Then there's some SUPER BUSY, high powered, big shot Moscow exec (played wonderfully by Sergey Bezrukov [IMDb] [KN.ru]*[KT.ru]*). When he "comes to the office" that day, his super-efficient / perfectly-for-her-position drop-dead beautiful administrative assistant (played again, perfectly for the role by Elena Korikova [IMDb] [KN.ru]*[KT.ru]*) has "all his gifts" ready for the day (it is "International Women's Day" after all). So she's arranged gifts to be sent out: (1) to his two ex-wives, (2) for his four current mistresses, (3) six gifts for "the second bench" ;-), and then (4) random gifts then for other "potential future prospects." He looks at them, approves, tells her to send them out and ... then tells her that _he's_ taking the rest of the day off. (Honestly, "where's HER GIFT?" ... ;-). BUT ... he has a place to visit ... which (spoiler here) ends up sending him on a much better course than it would originally seem.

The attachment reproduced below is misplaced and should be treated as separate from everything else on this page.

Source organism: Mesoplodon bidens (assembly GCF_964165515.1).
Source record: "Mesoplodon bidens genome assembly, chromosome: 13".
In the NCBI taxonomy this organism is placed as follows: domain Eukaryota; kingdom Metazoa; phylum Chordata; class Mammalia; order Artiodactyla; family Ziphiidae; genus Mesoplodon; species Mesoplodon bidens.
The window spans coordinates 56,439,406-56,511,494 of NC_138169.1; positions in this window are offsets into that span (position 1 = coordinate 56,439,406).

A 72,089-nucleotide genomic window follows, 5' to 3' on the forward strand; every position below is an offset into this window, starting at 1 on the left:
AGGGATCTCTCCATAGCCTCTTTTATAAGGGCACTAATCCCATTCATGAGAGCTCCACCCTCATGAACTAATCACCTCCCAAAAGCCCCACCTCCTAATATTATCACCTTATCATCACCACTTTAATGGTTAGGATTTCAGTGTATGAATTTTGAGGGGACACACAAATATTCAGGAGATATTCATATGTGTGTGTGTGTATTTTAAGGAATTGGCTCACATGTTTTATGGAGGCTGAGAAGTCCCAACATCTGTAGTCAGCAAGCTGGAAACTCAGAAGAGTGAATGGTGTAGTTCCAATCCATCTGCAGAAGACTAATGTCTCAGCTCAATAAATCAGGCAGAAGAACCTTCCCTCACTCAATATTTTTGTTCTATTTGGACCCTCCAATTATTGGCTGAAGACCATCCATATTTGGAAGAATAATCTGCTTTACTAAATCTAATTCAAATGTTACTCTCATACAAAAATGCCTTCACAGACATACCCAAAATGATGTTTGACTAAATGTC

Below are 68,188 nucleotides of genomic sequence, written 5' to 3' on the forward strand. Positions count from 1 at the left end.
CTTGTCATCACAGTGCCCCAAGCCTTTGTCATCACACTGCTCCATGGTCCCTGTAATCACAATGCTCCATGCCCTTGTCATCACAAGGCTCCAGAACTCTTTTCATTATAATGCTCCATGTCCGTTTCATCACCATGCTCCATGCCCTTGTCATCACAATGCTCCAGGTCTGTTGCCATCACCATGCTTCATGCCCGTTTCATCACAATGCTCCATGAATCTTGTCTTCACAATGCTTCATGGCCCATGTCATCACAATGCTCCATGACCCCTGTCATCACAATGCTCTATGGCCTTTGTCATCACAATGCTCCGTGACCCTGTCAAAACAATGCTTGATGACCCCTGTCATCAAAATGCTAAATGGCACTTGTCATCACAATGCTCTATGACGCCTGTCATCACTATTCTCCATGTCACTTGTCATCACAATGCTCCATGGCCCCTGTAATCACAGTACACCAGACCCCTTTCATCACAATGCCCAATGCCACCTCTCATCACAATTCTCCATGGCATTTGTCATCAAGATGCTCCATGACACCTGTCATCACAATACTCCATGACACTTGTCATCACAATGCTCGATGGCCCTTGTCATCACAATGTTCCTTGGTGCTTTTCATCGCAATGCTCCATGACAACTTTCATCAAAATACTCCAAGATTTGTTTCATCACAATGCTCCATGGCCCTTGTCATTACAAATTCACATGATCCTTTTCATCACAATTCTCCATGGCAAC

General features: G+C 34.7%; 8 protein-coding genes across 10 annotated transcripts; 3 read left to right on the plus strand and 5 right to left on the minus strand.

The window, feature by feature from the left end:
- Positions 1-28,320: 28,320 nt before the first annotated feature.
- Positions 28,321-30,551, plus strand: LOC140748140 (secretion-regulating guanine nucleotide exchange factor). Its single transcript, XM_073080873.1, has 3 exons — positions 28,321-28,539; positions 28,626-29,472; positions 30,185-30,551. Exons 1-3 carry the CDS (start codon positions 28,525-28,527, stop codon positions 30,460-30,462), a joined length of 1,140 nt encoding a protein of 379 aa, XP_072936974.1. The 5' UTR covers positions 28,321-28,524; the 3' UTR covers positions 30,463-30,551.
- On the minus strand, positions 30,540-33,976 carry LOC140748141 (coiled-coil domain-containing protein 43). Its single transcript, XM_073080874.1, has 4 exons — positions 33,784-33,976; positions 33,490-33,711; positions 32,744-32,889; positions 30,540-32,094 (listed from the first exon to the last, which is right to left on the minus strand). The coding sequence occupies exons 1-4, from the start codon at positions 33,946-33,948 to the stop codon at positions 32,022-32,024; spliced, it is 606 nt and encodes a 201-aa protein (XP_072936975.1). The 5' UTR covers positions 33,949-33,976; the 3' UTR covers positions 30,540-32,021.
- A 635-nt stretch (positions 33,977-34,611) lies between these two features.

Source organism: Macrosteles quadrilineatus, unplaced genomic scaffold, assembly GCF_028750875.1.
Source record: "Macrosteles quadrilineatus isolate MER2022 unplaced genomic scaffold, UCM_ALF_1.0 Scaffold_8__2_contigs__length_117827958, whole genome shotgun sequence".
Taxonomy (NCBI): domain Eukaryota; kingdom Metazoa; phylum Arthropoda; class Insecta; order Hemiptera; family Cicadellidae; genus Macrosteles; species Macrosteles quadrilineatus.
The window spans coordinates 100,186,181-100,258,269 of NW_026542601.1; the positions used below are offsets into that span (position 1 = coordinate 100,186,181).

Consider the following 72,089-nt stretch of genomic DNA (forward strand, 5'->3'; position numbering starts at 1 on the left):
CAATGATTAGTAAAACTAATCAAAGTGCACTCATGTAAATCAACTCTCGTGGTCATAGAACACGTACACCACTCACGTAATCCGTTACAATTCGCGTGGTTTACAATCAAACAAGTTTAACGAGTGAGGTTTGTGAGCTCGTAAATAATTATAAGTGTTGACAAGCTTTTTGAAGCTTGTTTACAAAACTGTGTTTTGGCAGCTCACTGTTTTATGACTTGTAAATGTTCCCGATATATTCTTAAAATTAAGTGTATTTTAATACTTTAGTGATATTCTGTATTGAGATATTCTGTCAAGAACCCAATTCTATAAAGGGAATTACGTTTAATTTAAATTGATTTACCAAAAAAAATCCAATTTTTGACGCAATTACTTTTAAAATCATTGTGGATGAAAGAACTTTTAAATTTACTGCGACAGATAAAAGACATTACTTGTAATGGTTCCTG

There are two sets of stories about children of divorce. One is actually very interesting because the boy (played by Semyon Treskunov [IMDb] [KN.ru]*[KT.ru]*) is from a rich family. His dad (Yuriy (Gosha) Kutsenko [IMDb] [KN.ru]*[KT.ru]*) is a record producer, his mom (Kseniya Buravskaya [IMDb] [KN.ru]*[KT.ru]*) apparently an artist, and he talks to his guard (played by Sergey Badyuk [IMDb] [KN.ru]*[KT.ru]*) who's a "former paratrooper" who left his own family after coming back from the service because he felt he was "too messed up to be a good father." The boy tells the depressed guard that his daughter would probably prefer a "messed up dad" to none at all ...
And there's a silly/funny story about a tough "under-cover anti-narcotics FSB agent" (played by Dmitriy Dyuzhev [IMDb] [KN.ru]*[KT.ru]*) who "learned all that is really important" from his school teacher mom (played by Liya Akhedzhakova [IMDb] [KN.ru]*[KT.ru]*) ... who's actually learned all that SHE NEEDS TO KNOW about "his way of life" ... "watching TV" ;-)
Finally, there's a perfectionist father (played by ), who's really tough on his son (played by ), but then softens up to his no longer perfect (gettting older ...) mother (played by ).
It all makes for some VERY INTERESTING REFLECTIONS ON MOTHERHOOD, FAMILY and VALUES in general. And it's sweet ... and it comes from our once decades-long enemy (and perhaps soon to be enemy once more ...) ... Russia.
So folks, you don't need to hear it from me: but good job, honestly good job.
* Foreign language webpages are most easily translated using Google's Chrome Browser.